A notebook or journal and pens and pencils to jot down quick thoughts or words you decide you want to cut but keep somewhere else. Journals can also be used for documenting your stats for each sprint; when did you start, how many words did you complete, what did you eat or drink, how do you feel about it, etc. Keeping track of your stats can help you determine the best approach for your writing going forward.

If you use a pencil for your writing or note-taking, make sure you include a pencil sharpener in your basket of tools.

Snacks, preferably healthy snack options such as dark chocolate, nuts, energy bars, or fruit. Something light to ease your hunger and help you keep moving forward, not put you to sleep.

Candles, many writers like to write by candlelight, so packing candles is a must for them.

Something inspirational can also come in handy. Maybe it’s a sign that you put on your desk or wall with an inspirational quote on it or a book of inspirational quotes you throw in your pack. Whatever you feel can ignite your fire when you are feeling doubtful is the right choice.

Ibuprofen, Aspercreme, or any other medication that you feel you may need during your time of focus. Maybe you get frequent headaches or have arthritis in your fingers. Ensuring what you need is quickly attainable will always mitigate the risk of progress delay.

A quick writer’s block fix is a must! You can have a box of words you’ve written on torn pieces of paper that you randomly pull from when you need help, or maybe you have something like The Storymatic or the Writers Emergency Pack tucked in your basket to help you along the way. Think about what may be helpful to you and toss it in.

Last but not least, comfort! It’s essential to have what you need to maintain your desired comfort, whether that be a pair of writing gloves and a blanket to keep warm or a fan to keep you cool. A chair that your rear-end can sit in for hours at a time without going to sleep is a must. Determine what works best for you and get it ready.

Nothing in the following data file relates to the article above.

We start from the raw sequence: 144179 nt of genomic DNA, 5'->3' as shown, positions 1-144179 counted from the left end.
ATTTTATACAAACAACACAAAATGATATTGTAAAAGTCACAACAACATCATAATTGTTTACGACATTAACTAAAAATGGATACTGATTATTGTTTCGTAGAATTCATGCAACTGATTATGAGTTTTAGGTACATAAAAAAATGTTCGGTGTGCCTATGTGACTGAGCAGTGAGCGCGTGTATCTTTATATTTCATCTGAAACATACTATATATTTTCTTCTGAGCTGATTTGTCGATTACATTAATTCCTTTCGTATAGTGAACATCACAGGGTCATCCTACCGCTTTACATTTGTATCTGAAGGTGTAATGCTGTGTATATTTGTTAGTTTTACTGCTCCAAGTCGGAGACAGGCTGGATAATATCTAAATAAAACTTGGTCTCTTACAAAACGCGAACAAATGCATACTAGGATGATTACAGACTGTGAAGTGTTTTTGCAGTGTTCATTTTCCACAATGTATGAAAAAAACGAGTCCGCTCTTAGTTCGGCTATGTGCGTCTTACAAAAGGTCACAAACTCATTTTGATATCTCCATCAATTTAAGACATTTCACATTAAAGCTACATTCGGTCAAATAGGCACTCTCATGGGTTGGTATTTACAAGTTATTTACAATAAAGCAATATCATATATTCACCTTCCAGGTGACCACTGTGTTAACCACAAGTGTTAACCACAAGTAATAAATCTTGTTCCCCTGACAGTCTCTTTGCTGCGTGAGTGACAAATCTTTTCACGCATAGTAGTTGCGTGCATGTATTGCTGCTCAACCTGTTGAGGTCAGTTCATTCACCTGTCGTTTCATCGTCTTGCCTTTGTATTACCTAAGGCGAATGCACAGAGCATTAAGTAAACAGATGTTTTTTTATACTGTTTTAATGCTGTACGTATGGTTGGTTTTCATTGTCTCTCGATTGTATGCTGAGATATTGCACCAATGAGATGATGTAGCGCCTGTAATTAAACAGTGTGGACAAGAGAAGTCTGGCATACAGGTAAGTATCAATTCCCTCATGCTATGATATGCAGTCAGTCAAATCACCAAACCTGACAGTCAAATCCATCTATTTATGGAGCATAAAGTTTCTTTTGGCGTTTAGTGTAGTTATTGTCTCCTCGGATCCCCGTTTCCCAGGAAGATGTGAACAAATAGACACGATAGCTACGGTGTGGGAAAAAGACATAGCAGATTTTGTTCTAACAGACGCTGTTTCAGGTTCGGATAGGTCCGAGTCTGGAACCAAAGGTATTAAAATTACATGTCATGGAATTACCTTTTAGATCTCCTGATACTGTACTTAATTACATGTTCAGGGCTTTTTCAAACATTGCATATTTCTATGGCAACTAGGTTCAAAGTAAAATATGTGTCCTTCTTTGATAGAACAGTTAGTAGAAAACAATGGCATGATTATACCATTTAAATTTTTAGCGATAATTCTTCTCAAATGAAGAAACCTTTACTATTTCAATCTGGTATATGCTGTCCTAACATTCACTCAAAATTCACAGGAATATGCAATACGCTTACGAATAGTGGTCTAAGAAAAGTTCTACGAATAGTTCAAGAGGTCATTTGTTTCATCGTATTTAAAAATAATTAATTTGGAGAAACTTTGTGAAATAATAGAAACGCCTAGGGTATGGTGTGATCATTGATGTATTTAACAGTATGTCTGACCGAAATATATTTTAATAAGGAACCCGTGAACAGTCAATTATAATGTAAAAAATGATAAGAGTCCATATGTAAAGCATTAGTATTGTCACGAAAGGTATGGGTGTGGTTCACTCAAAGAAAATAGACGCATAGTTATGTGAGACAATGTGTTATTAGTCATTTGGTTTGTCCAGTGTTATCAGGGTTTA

Your options are limitless in creating your own unique writer’s basket, but the ultimate benefit is the same; more focused time on your piece of work. What writer doesn’t want to maximize the amount of time we have allotted to our craft?

Whether you’re preparing for NaNoWriMo or just trying to find more time to write, I wish you well and hope this helps you along the way.

Brooke is an Autism Mom and a Mom of 3 with a Masters in IT who loves her family, writing, running, bow hunting, and tattoos. She’s a survivor and an advocate for survivors of domestic violence and sexual assault. She writes for Columbia Mom, her personal blog at BrookeMcAlhaney, Medium at Brooke Moore, and is the Owner of the Medium Publication What Doesn’t Kill You.

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Brooke Moore

Written by

Full time IT Security Risk Analyst, Mom of 3, Autism Mom, Writer of All Things, Health Junkie, Bow Hunter, Introvert, Survivor, Advocate, & Feminist!

The Brave Writer

The next generation of writers breaking barriers together.

Brooke Moore

Written by

Full time IT Security Risk Analyst, Mom of 3, Autism Mom, Writer of All Things, Health Junkie, Bow Hunter, Introvert, Survivor, Advocate, & Feminist!

The Brave Writer

The next generation of writers breaking barriers together.